For a long time, the sense of belonging to a country, especially for immigrants, has been a reliable measure of social integration, national identification, and the feeling of accepting or “at home” in Canada.
In line with this, Canada Statistics’ 2020 General Social Survey (GSS) sheds light on the Canadian provinces and territories. Where immigrants are more likely to express a strong sense of belonging to the country.
The survey reveals that immigrants residing in Ontario and the Atlantic Canadian provinces have a very strong sense of belonging to Canada. Conversely, the opposite trend appeared among immigrants who settled in British Columbia and Alberta.
Here we’ll analyze 2020 GSS and seek to understand the factors contributing to the variation of belonging among Canadian immigrants.
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What elements affect an immigrant’s feeling of belonging?
Immigrants primarily shape their sense of belonging to Canada based on different factors. Such as positive post-migration experiences that involve feeling accepted in the country and having access to opportunities for success.
Furthermore, survey indicates additional factors that could contribute to the “cross-provincial variation” in the sense of belonging, including the following:
Feelings of Acceptance and Experiences of Discrimination
The varying sizes of different ethnic groups among a province’s immigrant population can lead to differing encounters. With “exclusionary experiences” for immigrants in certain regions, while others may feel the opposite—embraced by their community. As these experiences range from exclusion to acceptance, discrimination emerges as another crucial factor influencing an immigrant’s likelihood of reporting a strong sense of belonging in their home province.
Immigrant Socio-demographic Factors
Various socio-demographic factors can impact an immigrant’s sense of belonging in Canada. Including the number of years since immigration, their age when they arrived, and their immigration admission category.
Over time, variations in the settlement patterns of immigrants have led to disparities in the socio-demographic makeup of immigrant communities in each province. These differences in composition may have consequences for the variations in immigrants’ sense of belonging to Canada across provinces.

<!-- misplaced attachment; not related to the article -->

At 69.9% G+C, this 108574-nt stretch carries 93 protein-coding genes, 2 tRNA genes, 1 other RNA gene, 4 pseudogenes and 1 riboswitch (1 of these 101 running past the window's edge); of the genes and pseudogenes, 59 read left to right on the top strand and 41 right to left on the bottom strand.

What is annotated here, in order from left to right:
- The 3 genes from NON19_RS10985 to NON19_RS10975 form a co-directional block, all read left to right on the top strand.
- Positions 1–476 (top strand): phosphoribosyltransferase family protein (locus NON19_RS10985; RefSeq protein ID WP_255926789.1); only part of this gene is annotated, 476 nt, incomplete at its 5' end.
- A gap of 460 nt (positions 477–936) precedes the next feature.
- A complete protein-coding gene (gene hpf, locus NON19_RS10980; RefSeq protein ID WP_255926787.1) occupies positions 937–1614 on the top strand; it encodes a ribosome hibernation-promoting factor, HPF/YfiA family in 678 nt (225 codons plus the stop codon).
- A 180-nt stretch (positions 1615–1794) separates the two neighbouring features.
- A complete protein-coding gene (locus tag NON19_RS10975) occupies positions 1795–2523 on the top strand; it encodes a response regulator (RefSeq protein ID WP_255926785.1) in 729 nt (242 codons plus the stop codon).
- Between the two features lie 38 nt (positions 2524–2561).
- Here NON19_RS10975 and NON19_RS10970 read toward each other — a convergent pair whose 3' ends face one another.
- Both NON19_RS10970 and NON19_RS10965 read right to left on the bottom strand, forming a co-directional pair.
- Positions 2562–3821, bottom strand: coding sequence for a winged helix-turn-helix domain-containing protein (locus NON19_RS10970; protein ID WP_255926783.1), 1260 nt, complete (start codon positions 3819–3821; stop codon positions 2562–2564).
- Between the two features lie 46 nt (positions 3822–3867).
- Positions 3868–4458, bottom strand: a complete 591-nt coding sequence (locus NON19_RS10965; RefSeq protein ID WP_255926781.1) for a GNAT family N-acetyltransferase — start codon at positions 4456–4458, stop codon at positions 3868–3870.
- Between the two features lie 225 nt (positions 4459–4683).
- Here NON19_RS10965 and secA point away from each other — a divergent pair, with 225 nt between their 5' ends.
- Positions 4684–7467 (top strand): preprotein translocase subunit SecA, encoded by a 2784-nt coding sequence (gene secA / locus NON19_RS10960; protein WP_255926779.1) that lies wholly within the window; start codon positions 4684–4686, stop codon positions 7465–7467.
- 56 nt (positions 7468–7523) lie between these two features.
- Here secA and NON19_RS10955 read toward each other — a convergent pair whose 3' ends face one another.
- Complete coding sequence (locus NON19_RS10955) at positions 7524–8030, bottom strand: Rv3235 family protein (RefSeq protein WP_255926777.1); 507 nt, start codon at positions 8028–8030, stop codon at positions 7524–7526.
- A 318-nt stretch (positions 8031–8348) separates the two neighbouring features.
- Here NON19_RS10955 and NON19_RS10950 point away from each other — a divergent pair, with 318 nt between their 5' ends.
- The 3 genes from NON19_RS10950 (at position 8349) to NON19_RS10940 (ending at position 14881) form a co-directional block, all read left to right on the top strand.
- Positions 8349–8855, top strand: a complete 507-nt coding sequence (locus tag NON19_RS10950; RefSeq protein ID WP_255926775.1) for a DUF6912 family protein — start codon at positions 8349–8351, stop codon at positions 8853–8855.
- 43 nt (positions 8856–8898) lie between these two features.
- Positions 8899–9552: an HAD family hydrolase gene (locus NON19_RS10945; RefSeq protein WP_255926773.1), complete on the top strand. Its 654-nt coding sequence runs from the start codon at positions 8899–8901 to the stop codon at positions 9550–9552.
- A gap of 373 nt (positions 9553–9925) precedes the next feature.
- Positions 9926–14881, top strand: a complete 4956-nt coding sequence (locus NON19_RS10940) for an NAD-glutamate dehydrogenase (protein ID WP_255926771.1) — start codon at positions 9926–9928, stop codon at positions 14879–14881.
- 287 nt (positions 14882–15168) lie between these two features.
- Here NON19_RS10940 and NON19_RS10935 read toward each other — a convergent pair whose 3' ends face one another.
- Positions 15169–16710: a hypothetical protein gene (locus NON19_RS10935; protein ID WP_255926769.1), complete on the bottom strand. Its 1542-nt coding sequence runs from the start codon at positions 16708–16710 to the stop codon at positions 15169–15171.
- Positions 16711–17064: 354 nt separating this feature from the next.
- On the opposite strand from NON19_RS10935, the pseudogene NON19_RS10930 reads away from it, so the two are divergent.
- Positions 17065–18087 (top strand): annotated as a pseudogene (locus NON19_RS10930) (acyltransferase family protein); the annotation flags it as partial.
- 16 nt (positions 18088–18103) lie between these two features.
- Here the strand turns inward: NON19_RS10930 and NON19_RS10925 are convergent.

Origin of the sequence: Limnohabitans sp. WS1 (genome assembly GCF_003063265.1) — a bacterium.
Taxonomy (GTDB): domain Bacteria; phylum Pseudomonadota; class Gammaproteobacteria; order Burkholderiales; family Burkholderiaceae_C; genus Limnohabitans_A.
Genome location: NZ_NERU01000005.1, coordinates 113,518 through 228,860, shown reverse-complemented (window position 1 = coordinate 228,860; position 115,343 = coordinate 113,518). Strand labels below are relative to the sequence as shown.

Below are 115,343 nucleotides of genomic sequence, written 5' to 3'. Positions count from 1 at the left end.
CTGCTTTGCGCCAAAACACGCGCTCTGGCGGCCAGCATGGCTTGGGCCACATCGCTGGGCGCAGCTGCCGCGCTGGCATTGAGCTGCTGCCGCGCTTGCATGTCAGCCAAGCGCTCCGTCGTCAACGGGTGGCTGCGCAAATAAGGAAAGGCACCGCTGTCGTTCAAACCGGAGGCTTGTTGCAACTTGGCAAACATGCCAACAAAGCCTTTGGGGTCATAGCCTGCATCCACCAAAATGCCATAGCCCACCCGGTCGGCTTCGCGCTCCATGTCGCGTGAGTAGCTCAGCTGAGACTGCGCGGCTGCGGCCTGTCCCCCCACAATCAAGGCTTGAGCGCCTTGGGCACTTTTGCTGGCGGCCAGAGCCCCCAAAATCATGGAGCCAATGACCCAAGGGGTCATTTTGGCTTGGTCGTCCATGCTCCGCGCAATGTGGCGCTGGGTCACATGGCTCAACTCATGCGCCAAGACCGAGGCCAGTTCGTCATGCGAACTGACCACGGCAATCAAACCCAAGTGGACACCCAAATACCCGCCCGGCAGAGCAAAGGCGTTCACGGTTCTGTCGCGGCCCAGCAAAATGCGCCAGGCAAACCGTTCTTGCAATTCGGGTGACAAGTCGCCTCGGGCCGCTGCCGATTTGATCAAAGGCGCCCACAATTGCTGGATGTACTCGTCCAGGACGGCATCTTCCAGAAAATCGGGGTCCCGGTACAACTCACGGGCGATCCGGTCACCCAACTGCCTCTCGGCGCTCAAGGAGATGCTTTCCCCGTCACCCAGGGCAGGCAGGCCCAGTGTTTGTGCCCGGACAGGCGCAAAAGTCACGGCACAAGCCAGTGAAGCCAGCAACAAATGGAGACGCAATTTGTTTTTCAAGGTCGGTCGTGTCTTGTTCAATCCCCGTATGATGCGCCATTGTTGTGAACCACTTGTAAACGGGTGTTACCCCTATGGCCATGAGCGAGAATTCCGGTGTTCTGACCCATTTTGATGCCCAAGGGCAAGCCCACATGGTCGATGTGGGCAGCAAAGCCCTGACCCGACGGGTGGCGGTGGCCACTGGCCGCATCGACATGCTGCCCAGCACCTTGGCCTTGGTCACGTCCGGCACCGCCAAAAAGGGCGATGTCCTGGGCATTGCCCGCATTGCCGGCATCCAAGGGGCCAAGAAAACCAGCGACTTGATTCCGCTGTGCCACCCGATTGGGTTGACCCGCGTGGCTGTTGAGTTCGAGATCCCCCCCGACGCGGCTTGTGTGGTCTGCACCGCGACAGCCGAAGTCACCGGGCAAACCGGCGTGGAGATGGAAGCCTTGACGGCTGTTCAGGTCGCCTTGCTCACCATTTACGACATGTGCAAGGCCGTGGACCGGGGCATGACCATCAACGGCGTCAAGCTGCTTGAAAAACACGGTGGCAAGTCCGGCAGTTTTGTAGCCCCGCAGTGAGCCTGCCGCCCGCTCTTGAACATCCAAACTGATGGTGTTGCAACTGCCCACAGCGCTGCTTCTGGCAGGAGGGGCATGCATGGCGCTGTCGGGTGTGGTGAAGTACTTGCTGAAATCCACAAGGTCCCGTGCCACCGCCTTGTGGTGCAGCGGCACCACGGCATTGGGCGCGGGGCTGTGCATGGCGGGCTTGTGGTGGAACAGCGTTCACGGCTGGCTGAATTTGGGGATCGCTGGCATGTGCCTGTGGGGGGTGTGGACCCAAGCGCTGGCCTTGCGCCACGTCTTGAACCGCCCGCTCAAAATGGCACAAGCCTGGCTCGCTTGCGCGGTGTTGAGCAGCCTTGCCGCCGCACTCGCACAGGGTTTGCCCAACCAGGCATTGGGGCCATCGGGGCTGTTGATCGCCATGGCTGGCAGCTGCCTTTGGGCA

Structural Factors and Context
Significant provincial disparities exist across Canada regarding what this survey defines as “structural factors”. Encompassing employment opportunities, educational prospects, and economic diversity. All of which play a crucial role in shaping the acculturation and integration of immigrants.
In simpler terms, the sense that one can make a meaningful economic contribution to the new society and provide financial security for themselves and their families often plays a pivotal role in an immigrant’s feeling of belonging in their new home.
Additionally, “structural factors” also encompass the socio-economic conditions within the provinces. Such as median household income and the percentage of unemployed individuals.
Immigrant Demographics Across Regions
Another set of influencing factors falls under the category of “immigrant demographics.” Each province in Canada has a distinct proportion of recent immigrants within its total population.
For example, in 2021, “the percentage of recent immigrants ranged from 14% in British Columbia and Ontario to 30% or more in Saskatchewan and the Atlantic provinces.”
This survey suggests that a region’s immigrant demographic makeup is significant for immigrants’ sense of belonging to Canada. Because this sentiment tends to be “less pronounced among recent immigrants compared to those who have been in Canada for a longer period.” As indicated by the survey authors, this implies that immigrants’ sense of belonging to Canada tends to strengthen with time. Consequently, provinces with a higher concentration of long-term immigrants may have a stronger regional average for immigrant sense of belonging.
Findings from the 2020 General Social Survey
In broad terms, immigrants residing in Ontario and the Atlantic provinces tend to express a strong sense of belonging to Canada. In contrast, this sentiment is less prevalent among immigrants in British Columbia and Alberta.
Interestingly, the difference in the sense of belonging to Canada between immigrants in Alberta and those in Ontario can largely be attributed to Alberta’s immigrant composition. Put differently, this study suggests that. “If these factors were equal, the proportion of immigrants in Alberta reporting a very strong sense of belonging to Canada would be similar to that in Ontario.”
Conversely, the variance in the reported sense of belonging between immigrants in Ontario and those in British Columbia cannot be solely explained by the factors mentioned above. According to this study, “even after accounting for the factors listed earlier, immigrants in British Columbia were approximately 11 percentage points less likely to report a very strong sense of belonging to Canada compared to immigrants in Ontario.”